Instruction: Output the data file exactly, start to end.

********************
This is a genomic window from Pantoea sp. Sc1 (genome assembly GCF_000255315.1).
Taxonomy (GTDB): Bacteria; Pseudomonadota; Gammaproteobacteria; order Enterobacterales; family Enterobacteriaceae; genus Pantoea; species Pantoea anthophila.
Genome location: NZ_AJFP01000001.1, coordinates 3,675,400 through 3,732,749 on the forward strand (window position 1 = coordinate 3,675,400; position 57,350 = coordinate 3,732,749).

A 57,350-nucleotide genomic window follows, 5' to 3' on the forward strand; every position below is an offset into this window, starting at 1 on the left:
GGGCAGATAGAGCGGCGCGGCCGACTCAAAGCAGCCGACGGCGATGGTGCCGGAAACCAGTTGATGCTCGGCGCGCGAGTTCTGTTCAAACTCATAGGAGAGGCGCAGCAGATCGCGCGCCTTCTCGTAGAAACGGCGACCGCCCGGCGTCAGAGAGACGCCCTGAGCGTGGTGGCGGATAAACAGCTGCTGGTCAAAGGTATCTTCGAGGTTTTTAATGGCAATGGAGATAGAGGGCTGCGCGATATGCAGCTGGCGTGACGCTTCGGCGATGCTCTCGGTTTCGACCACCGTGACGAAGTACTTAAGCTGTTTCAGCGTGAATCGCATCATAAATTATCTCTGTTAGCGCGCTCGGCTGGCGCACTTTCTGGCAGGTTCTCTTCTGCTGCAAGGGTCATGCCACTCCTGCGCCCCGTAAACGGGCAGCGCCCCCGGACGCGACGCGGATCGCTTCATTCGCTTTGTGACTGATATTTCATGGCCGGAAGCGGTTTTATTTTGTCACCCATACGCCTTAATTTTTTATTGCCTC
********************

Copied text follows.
This is a genomic window from Pantoea sp. Sc1 (genome assembly GCF_000255315.1).
Taxonomy (GTDB): Bacteria; Pseudomonadota; Gammaproteobacteria; order Enterobacterales; family Enterobacteriaceae; genus Pantoea; species Pantoea anthophila.
Genome location: NZ_AJFP01000001.1, coordinates 3,675,400 through 3,732,749 on the forward strand (window position 1 = coordinate 3,675,400; position 57,350 = coordinate 3,732,749).

A 57,350-nucleotide genomic window follows, 5' to 3' on the forward strand; every position below is an offset into this window, starting at 1 on the left:
GGGCAGATAGAGCGGCGCGGCCGACTCAAAGCAGCCGACGGCGATGGTGCCGGAAACCAGTTGATGCTCGGCGCGCGAGTTCTGTTCAAACTCATAGGAGAGGCGCAGCAGATCGCGCGCCTTCTCGTAGAAACGGCGACCGCCCGGCGTCAGAGAGACGCCCTGAGCGTGGTGGCGGATAAACAGCTGCTGGTCAAAGGTATCTTCGAGGTTTTTAATGGCAATGGAGATAGAGGGCTGCGCGATATGCAGCTGGCGTGACGCTTCGGCGATGCTCTCGGTTTCGACCACCGTGACGAAGTACTTAAGCTGTTTCAGCGTGAATCGCATCATAAATTATCTCTGTTAGCGCGCTCGGCTGGCGCACTTTCTGGCAGGTTCTCTTCTGCTGCAAGGGTCATGCCACTCCTGCGCCCCGTAAACGGGCAGCGCCCCCGGACGCGACGCGGATCGCTTCATTCGCTTTGTGACTGATATTTCATGGCCGGAAGCGGTTTTATTTTGTCACCCATACGCCTTAATTTTTTATTGCCTC